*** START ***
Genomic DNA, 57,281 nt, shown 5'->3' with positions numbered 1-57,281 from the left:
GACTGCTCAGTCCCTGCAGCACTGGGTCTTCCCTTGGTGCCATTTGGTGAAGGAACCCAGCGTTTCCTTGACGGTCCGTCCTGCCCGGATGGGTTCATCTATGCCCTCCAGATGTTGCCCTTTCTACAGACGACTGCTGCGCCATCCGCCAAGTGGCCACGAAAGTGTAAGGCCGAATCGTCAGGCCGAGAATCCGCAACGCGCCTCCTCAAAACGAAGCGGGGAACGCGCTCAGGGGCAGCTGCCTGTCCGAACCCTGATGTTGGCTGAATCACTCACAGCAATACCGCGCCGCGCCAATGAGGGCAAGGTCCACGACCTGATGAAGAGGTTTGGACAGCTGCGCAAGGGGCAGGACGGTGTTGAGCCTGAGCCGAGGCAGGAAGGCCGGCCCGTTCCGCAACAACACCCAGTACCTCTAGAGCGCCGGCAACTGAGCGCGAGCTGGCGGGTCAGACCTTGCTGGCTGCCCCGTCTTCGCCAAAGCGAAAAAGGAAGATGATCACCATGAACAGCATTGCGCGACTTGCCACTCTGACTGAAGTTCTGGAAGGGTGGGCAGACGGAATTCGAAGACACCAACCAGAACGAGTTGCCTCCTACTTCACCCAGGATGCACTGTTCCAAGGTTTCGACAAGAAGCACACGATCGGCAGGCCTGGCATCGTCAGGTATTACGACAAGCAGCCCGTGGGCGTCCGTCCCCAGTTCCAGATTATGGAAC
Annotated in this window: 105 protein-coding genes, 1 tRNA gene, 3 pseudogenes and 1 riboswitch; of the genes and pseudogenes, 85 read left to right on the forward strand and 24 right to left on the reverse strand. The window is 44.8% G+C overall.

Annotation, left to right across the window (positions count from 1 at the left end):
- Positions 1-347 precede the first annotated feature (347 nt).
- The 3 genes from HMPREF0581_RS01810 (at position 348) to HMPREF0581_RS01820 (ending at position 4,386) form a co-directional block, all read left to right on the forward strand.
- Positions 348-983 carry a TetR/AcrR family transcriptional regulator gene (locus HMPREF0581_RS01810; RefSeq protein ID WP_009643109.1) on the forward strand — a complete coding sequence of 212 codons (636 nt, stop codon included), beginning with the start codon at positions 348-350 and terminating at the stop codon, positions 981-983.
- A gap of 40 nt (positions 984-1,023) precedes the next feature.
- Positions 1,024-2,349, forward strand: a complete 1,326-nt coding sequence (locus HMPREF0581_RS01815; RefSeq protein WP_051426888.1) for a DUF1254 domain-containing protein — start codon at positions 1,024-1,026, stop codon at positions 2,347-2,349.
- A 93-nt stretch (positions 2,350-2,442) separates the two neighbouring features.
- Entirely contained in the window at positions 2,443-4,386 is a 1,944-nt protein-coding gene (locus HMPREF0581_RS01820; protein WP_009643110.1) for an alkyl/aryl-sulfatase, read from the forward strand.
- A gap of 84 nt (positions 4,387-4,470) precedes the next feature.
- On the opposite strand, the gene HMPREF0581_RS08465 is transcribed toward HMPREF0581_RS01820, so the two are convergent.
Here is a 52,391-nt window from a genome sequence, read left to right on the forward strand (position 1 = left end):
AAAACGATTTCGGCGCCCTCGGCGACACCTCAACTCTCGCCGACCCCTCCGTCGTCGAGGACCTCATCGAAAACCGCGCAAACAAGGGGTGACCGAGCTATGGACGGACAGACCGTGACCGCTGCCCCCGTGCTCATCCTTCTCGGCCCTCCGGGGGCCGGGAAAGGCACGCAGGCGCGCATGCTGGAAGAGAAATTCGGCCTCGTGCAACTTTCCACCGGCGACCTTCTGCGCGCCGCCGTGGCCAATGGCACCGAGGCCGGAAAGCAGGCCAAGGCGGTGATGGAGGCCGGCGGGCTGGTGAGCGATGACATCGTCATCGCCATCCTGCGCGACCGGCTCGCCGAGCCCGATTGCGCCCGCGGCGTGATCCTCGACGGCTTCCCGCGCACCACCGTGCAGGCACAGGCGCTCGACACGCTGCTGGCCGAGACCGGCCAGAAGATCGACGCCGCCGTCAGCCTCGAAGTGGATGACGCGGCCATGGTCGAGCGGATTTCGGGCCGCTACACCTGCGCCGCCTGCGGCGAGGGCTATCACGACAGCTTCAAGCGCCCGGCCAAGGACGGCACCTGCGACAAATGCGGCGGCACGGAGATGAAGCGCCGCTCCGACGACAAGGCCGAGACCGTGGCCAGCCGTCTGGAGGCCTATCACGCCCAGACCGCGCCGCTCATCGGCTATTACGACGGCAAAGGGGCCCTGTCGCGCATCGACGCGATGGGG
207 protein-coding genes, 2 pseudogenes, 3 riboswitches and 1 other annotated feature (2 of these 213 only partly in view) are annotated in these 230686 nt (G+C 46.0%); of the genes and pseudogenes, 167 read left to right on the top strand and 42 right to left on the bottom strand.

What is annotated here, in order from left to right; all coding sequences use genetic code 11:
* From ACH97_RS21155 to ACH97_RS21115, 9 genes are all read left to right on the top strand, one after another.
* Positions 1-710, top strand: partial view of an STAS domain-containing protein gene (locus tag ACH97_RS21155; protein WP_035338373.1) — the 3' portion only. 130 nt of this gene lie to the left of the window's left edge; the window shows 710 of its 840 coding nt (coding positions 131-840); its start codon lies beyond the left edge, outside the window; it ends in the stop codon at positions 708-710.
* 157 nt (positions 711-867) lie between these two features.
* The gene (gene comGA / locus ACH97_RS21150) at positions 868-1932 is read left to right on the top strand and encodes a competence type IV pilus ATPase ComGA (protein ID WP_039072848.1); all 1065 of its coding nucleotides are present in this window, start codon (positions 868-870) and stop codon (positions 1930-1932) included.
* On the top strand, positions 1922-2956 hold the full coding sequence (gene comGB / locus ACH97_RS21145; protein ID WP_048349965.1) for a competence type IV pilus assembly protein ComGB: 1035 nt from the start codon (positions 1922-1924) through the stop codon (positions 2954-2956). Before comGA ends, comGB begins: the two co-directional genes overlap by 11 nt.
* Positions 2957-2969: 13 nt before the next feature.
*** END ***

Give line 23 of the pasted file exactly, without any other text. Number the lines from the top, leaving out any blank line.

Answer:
* Positions 2957-2969: 13 nt before the next feature.